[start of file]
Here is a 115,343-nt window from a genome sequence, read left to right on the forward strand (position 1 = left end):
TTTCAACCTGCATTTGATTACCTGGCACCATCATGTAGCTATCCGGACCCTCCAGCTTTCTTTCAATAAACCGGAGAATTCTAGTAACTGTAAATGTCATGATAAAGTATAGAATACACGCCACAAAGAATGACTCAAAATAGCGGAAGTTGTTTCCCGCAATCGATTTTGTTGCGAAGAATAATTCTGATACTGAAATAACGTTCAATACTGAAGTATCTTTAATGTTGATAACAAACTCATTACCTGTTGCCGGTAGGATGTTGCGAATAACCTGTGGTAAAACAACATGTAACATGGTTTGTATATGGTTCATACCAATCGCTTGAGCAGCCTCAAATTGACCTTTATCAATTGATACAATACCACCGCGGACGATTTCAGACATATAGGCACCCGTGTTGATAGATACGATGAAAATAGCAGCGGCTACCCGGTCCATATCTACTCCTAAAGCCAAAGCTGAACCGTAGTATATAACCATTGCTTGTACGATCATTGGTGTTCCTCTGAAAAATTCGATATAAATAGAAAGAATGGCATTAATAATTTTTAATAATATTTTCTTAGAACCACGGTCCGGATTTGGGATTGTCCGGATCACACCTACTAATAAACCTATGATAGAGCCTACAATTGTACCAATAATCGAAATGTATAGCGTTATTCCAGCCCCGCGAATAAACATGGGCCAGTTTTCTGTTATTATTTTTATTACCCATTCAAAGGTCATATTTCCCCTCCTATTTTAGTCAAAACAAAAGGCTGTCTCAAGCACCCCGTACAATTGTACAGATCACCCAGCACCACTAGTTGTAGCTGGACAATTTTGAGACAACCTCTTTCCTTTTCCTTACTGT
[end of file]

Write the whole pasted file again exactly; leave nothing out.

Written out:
Here is a 115,343-nt window from a genome sequence, read left to right on the forward strand (position 1 = left end):
TTTCAACCTGCATTTGATTACCTGGCACCATCATGTAGCTATCCGGACCCTCCAGCTTTCTTTCAATAAACCGGAGAATTCTAGTAACTGTAAATGTCATGATAAAGTATAGAATACACGCCACAAAGAATGACTCAAAATAGCGGAAGTTGTTTCCCGCAATCGATTTTGTTGCGAAGAATAATTCTGATACTGAAATAACGTTCAATACTGAAGTATCTTTAATGTTGATAACAAACTCATTACCTGTTGCCGGTAGGATGTTGCGAATAACCTGTGGTAAAACAACATGTAACATGGTTTGTATATGGTTCATACCAATCGCTTGAGCAGCCTCAAATTGACCTTTATCAATTGATACAATACCACCGCGGACGATTTCAGACATATAGGCACCCGTGTTGATAGATACGATGAAAATAGCAGCGGCTACCCGGTCCATATCTACTCCTAAAGCCAAAGCTGAACCGTAGTATATAACCATTGCTTGTACGATCATTGGTGTTCCTCTGAAAAATTCGATATAAATAGAAAGAATGGCATTAATAATTTTTAATAATATTTTCTTAGAACCACGGTCCGGATTTGGGATTGTCCGGATCACACCTACTAATAAACCTATGATAGAGCCTACAATTGTACCAATAATCGAAATGTATAGCGTTATTCCAGCCCCGCGAATAAACATGGGCCAGTTTTCTGTTATTATTTTTATTACCCATTCAAAGGTCATATTTCCCCTCCTATTTTAGTCAAAACAAAAGGCTGTCTCAAGCACCCCGTACAATTGTACAGATCACCCAGCACCACTAGTTGTAGCTGGACAATTTTGAGACAACCTCTTTCCTTTTCCTTACTGT